Advertisement

Marine Biology

, Volume 111, Issue 1, pp 45–48 | Cite as

Diet of calyptopes of the euphausiidEuphausia pacifica in the Yellow Sea

  • H. -L. Suh
  • T. Toda
  • M. Terazaki
Article

Abstract

Foregut contents of calyptopes (the first feeding stage) ofEuphausia pacifica Hansen, collected from the Yellow Sea in June 1989, were examined using scanning electron microscopy with the dry-fracturing method. There was no clear evidence of phytoplankton ingestion by calyptopes. The foregut contents consisted entirely of amorphous organic detritus, crustacean remains and inorganic particles. The inorganic particles adhered to amorphous organic detritus, and bacterial populations were found on peritrophic membranes of fecal pellets which enveloped crustacean remains. These materials seemed to have originated from aggregates of organic and inorganic detritus. It is quite possible that the detrital aggregates are utilized extensively as food by calyptopes ofE. pacifica in the Yellow Sea.

Keywords

Microscopy Electron Microscopy Scanning Electron Microscopy Phytoplankton Detritus 
These keywords were added by machine and not by the authors. This process is experimental and the keywords may be updated as the learning algorithm improves.

Preview

Unable to display preview. Download preview PDF.

Unable to display preview. Download preview PDF.

Literature cited

  1. Alldredge, A.L. (1972). Abandoned larvacean houses: a unique food source in the pelagic environment. Science, N.Y. 177: 885–887Google Scholar
  2. Alldredge, A. L. (1976). Discarded appendicularian houses as sources of food, surface habitats, and particulate organic matter in planktonic environments. Limnol. Oceanogr. 21: 14–23Google Scholar
  3. Alldredge, A. L., Silver, M. W. (1988). Characteristics, dynamics and significance of marine snow. Prog. Oceanogr. 20: 41:82CrossRefGoogle Scholar
  4. Anger, K., Dawirs, R. R. (1981). Influence of starvation on the larval development ofHyas araneus (Decapoda, Majidae). Helgoländer Meeresunters. 34: 287–311Google Scholar
  5. Banse, K. (1990). New views on the degradation and disposition of organic particles as collected by sediment traps in the open sea. Deep-Sea Res. 37: 1177–1195CrossRefGoogle Scholar
  6. Dawirs, R. R. (1987). Influence of limited starvation periods on growth and elemental composition (C, N, H) ofCarcinus maenas (Decapoda: Portunidae) larvae reared in the laboratory. Mar. Biol. 93: 543–549CrossRefGoogle Scholar
  7. Gowing, M. M., Silver, M. W. (1985). Minipellets: a new and abundant size class of marine fecal pellets. J. mar. Res. 43: 395–418Google Scholar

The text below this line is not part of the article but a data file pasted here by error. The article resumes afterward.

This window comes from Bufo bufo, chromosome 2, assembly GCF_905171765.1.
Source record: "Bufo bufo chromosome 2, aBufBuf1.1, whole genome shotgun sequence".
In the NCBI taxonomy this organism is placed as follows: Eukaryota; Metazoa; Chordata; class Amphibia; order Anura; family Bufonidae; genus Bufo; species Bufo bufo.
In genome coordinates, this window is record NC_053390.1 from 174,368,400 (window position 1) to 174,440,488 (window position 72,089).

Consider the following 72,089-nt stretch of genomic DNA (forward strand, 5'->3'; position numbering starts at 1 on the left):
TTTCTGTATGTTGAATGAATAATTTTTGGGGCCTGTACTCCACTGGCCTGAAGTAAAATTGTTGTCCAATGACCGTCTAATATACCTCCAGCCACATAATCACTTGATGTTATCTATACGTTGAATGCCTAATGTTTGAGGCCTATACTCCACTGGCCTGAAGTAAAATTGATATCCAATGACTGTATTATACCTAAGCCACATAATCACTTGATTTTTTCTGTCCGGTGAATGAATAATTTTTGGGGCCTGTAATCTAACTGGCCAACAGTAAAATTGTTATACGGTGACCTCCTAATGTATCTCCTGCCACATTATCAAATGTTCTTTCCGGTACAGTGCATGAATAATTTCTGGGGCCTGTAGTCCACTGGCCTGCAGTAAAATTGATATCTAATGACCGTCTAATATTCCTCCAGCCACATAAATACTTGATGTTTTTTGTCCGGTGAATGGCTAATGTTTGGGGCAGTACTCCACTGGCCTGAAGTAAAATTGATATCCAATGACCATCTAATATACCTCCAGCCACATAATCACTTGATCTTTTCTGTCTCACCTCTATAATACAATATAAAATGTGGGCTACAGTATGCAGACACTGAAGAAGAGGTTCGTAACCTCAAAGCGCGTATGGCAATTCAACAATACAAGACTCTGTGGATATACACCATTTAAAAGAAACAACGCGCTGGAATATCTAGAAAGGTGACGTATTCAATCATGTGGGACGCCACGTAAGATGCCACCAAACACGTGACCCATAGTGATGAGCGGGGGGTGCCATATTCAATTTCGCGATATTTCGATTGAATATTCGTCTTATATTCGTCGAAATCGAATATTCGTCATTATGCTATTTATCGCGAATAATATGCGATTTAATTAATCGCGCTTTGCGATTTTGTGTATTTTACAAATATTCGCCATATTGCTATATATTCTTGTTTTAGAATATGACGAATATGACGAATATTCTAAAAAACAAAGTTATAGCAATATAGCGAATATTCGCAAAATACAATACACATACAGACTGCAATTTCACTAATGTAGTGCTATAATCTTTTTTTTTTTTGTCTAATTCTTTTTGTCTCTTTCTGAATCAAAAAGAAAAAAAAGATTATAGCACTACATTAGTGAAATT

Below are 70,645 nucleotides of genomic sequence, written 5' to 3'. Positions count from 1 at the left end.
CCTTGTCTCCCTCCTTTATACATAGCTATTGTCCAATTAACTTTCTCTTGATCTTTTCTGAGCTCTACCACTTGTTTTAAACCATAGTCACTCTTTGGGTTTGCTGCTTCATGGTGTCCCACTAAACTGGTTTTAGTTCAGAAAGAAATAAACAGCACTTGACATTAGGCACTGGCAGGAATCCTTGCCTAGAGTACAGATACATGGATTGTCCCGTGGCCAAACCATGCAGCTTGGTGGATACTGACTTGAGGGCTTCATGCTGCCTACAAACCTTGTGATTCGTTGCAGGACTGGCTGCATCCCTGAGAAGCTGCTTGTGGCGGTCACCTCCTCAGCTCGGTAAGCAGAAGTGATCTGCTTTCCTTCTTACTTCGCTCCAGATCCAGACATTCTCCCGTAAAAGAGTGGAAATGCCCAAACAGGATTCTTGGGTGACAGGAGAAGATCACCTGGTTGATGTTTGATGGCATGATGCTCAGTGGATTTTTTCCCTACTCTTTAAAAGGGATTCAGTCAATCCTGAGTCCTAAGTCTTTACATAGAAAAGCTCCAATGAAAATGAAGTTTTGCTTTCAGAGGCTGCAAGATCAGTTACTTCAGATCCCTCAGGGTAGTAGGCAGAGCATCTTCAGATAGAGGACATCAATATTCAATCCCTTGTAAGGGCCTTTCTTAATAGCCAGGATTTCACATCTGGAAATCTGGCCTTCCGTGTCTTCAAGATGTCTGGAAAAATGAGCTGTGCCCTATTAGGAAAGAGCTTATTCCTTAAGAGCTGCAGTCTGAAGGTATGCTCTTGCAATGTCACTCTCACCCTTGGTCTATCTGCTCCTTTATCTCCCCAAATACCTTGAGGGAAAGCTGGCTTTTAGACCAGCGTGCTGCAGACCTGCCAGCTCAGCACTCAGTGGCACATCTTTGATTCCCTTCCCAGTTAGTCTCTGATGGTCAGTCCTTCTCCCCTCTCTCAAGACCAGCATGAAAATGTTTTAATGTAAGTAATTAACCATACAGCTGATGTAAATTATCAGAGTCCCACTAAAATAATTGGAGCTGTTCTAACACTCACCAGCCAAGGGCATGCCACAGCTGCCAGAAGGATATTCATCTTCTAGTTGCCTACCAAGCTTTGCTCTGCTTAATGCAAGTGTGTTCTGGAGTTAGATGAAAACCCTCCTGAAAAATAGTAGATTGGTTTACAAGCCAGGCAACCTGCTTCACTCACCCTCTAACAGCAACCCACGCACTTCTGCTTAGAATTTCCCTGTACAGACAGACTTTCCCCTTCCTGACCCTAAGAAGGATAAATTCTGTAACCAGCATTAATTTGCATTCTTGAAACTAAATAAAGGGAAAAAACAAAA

8. Hamner, W. M., Hamner, P. P., Obst, B. S., Carleton, J. H. (1989). Field observations on the ontogeny of schooling ofEuphausia superba furciliae and its relationship to ice in Antarctic waters. Limnol. Oceanogr. 34: 451–456Google Scholar
  9. Johnson, B. D., Cooke, R. C. (1980). Organic particle and aggregate formation resulting from the dissolution of bubbles in seawater. Limnol. Oceanogr. 25: 653–661Google Scholar
  10. Lasker, R. (1966). Feeding, growth, respiration, and carbon utilization of a euphausiid crustacean. J. Fish. Res. Bd. Can. 23: 1291–1317Google Scholar
  11. Marschall, H.-P. (1985). Structural and functional analyses of the feeding appendages of krill larvae. In: Siegfried, W. R., Condy, P. R., Laws, R. M. (eds.) Antarctic nutrient cycles and food webs. Springer-Verlag, Berlin, p. 346–354Google Scholar
  12. Mauchline, J. (1980). The biology of euphausiids. Adv. mar. Biol. 18: 373–623Google Scholar
  13. Mauchline, J., Fisher, L. R. (1969). The biology of euphausiids. Adv. mar. Biol. 7: 1–454Google Scholar
  14. May, R. C. (1974). Larval mortality in marine fishes and the critical period concept. In: Blaxter, J. H. S. (ed.) The early life history of fish. Springer-Verlag, Berlin, p. 3–19Google Scholar
  15. McCave, I. N. (1984). Size spectra and aggregation of suspended particles in the deep ocean. Deep-Sea Res. 31: 329–352CrossRefGoogle Scholar
  16. Nemoto, T. (1967). Feeding pattern of euphausiids and differentiations in their body characters. Inf. Bull. Planktol. Japan, Comm. Number of Dr. Matsue: 157–171Google Scholar
  17. Ohman, M. D. (1984). Omnivory byEuphausia pacifica: the role of copepod prey. Mar. Ecol. Prog. Ser. 19: 125–131Google Scholar
  18. Ritz, D. A., Hosie, G. W., Kirkwood, R. J. (1990). Diet ofNyctiphanes australis Sars (Crustacea: Euphausiacea). Aust. J. mar. Freshwat. Res. 41: 365–374Google Scholar
  19. Ross, R. M. (1981). Laboratory culture and development ofEuphausia pacifica. Limnol. Oceanogr. 26: 235–246Google Scholar
  20. Ross, R. M., Quetin, L. B. (1989). Energetic cost to develop to the first feeding stage ofEuphausia superba Dana and the effect of delays in food availability. J. exp. mar. Biol. Ecol. 133: 103–127CrossRefGoogle Scholar
  21. Sheldon, R. W., Evelyn, T. P. T., Parsons, T. R. (1967). On the occurrence and formation of small particles in seawater. Limnol. Oceanogr. 12: 367–375Google Scholar
  22. Toda, T., Suh, H.-L., Nemoto, T. (1989). Dry fracturing: a simple technique for scanning electron microscopy of small crustaceans and its application to internal observations of copepods. J. Crustacean. Biol. (Lawrence, Kansas) 9: 409–413Google Scholar
  23. Youngbluth, M. J. (1982). Utilization of a fecal mass as food by the pelagic mysis larva of the penaeid shrimpSolenocera atlantidis. Mar. Biol. 66: 47–51CrossRefGoogle Scholar

Copyright information

© Springer-Verlag 1991

Authors and Affiliations

  • H. -L. Suh
    • 1
  • T. Toda
    • 2
  • M. Terazaki
    • 2
  1. 1.Department of Oceanography, College of Natural SciencesChonnam National UniversityKwangjuRepublic of Korea
  2. 2.Ocean Research InstituteUniversity of TokyoTokyoJapan

Personalised recommendations